Thursday, 16 June 2011

Oh Pooh

Some weeks ago my lovely "Auntie J" brought her grandaughter (my first-cousin- once-removed, so the genealogy websites inform me) to meet the Girls. And the Babies.

T (my fc1r) is very shy. I had never met her before, so I wasn't really surprised.  She's also not had a huge amount of contact with animals before (loves the idea in theory, seems less attractive in practice), so meeting my uber-friendly cat Washburn, and my voraciously greedy chooks was interesting.    She really seemed to like the chicks, who were all at the cute-n-fluffy stage at her first visit.   I'd made cake as well, on the basis that most small people like that sort of thing.   

She is a real poppet.  Auntie J and I had trouble keeping a straight face at some points.  Trying to get her to say please when she asked for something,  I asked her "What's the magic word?".   She thought about it for  a moment and then replied "abracadabra".
Turns out that T really really liked the chickens.  She's been pestering Auntie J to bring her over again;  Auntie J explained that the chicks were not chicks anymore,  but T was adamant that she wanted to come and see them anyway.  Yesterday was The Day.    I baked a banana cake (just in case there was disappointment over the chicks now being small chickens).

On the bus on the way over,  Auntie J and T practiced saying "Hello".  The moment I opened the front door,  T rushed behind J.     However, the shyness started to wear off when she spotted the banana cake cooling in the kitchen, and she recovered enough to present me with a beautiful drawing she'd done of my chickens, and some strawberries from her garden. Yum!

She was very keen to get on with the business of seeing the Girls and checking for eggs.  Being boring old grown-ups,  Auntie J and I decided that coffee (apple juice for T) was the first order of business after a long bus journey.  An impatient T kept spotting Girls in the garden, and in the end she took herself outside to see them through the safety of the netting.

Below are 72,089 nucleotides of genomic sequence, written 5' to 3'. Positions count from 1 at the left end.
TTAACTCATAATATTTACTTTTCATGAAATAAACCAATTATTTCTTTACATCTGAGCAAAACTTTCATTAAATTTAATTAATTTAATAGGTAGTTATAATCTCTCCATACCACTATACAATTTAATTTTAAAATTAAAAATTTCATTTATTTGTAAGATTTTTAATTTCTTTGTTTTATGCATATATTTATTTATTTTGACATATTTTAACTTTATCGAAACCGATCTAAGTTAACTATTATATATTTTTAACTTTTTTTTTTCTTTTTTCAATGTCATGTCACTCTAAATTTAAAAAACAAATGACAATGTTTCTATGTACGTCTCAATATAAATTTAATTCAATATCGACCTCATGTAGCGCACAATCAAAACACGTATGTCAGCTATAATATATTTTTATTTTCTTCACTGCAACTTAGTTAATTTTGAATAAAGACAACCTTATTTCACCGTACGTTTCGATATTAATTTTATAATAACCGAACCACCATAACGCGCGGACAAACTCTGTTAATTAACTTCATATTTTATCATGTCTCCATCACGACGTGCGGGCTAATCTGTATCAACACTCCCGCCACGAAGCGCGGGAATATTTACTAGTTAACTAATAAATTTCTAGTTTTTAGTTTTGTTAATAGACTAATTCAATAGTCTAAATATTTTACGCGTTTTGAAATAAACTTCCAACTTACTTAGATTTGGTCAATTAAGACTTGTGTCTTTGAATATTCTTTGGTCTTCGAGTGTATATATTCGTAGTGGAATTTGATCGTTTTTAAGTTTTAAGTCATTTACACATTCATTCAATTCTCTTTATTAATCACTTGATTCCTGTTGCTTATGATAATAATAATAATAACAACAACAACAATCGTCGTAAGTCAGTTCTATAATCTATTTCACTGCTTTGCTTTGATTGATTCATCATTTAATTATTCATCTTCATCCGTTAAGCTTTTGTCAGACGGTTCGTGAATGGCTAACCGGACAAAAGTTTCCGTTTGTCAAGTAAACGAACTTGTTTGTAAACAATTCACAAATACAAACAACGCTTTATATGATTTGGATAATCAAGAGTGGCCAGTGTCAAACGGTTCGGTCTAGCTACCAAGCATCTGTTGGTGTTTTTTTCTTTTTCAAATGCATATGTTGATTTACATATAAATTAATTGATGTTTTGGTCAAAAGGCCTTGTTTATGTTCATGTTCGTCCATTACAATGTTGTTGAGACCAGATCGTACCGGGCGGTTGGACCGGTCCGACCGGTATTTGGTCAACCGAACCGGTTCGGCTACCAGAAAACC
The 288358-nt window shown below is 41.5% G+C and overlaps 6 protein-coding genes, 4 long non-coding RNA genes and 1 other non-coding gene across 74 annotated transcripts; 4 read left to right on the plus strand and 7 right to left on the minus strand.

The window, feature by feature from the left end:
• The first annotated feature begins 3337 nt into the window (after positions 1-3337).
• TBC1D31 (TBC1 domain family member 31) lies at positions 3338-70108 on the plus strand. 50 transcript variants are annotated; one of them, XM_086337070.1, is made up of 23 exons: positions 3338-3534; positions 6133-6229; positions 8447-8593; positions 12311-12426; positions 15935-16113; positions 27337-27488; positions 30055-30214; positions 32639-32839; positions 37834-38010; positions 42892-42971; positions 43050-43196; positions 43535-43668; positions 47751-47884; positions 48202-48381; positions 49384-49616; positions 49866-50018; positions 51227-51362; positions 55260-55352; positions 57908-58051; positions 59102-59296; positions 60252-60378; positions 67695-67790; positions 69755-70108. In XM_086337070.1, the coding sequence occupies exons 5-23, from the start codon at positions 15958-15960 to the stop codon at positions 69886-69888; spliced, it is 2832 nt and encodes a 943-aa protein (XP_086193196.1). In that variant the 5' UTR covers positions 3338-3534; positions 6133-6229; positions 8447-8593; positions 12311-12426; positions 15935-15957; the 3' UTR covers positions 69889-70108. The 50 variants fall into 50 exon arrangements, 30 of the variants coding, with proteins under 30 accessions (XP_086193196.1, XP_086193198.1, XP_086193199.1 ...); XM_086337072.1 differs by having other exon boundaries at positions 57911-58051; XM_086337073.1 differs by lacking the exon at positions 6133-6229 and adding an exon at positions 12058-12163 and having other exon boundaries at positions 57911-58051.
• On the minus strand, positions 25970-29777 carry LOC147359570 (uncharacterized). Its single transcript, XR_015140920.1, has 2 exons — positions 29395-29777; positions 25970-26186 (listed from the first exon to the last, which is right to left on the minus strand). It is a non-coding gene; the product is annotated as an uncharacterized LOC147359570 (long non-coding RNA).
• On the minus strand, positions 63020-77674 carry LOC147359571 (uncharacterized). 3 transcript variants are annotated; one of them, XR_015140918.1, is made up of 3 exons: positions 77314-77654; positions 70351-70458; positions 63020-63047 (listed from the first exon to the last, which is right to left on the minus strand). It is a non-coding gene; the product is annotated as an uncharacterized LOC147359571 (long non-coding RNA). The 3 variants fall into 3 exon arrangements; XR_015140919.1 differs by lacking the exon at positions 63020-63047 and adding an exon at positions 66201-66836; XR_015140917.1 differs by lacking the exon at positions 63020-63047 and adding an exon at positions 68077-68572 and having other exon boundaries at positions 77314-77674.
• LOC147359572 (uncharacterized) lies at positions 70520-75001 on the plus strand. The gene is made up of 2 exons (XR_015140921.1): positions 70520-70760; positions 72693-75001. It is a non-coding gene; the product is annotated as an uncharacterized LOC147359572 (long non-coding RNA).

We went out. I asked her if she wanted to come in to the Girls' area.  She was in like a flash. I warned her about the chicken poo.   We checked for eggs (fortunately Milly was sitting on one).  We stroked Milly, who was broody and cross.    I picked up Tilda and put her on the arm of the bench in the run;  she was quite content as it meant she could munch a pecka block. T stroked her and compared the feathering to Milly's.   T started to look for things to feed to Tilda, hoiking bits of grit out of the grit pot, and pellets out of the Grubs.   Tilda wasn't interested - I did explain that Tilda was eating the chicken equivalent of sweeties, and that pellets and grit just wouldn't cut it, but it fell on deaf ears.

Then she wanted to see the chicks.  I explained that the chicks lived a drive away now, and we would go and see them on the way home.   T thought about this for a moment before re-declaring that she wanted to see the chicks.    I offered her a choice: we could go and see the chicks right now,    or we could have some cake now and see the chicks later. Cake 1. Chicks 0.

When we got to the Allotment, she was as good as gold.  She wasn't fazed by the chicks running over to greet us;  she stroked them (those that were willing to let her),  she talked to Roo,  she met the Harem.  She even learned how to scatter corn for them.

On the way back to the car, she slipped over a couple of times as we ran around and, to my delight (and relief) there were no tears.   This kind of child, I like. What a credit to her mum and dad.

And then home.  Wiped her feet on Auntie J's doormat, then straight into the carpeted hall..... oops.  Or rather,  poos.


  1. Oooops!!

    Good to have a young chicken enthusiast on the crazy wagon!

    Martin :) :)

  2. Do you know Clare, I'm not sure. I would guess she's between 2 and 4...I'm seeing her grandmother next weekend, so I'll ask her then.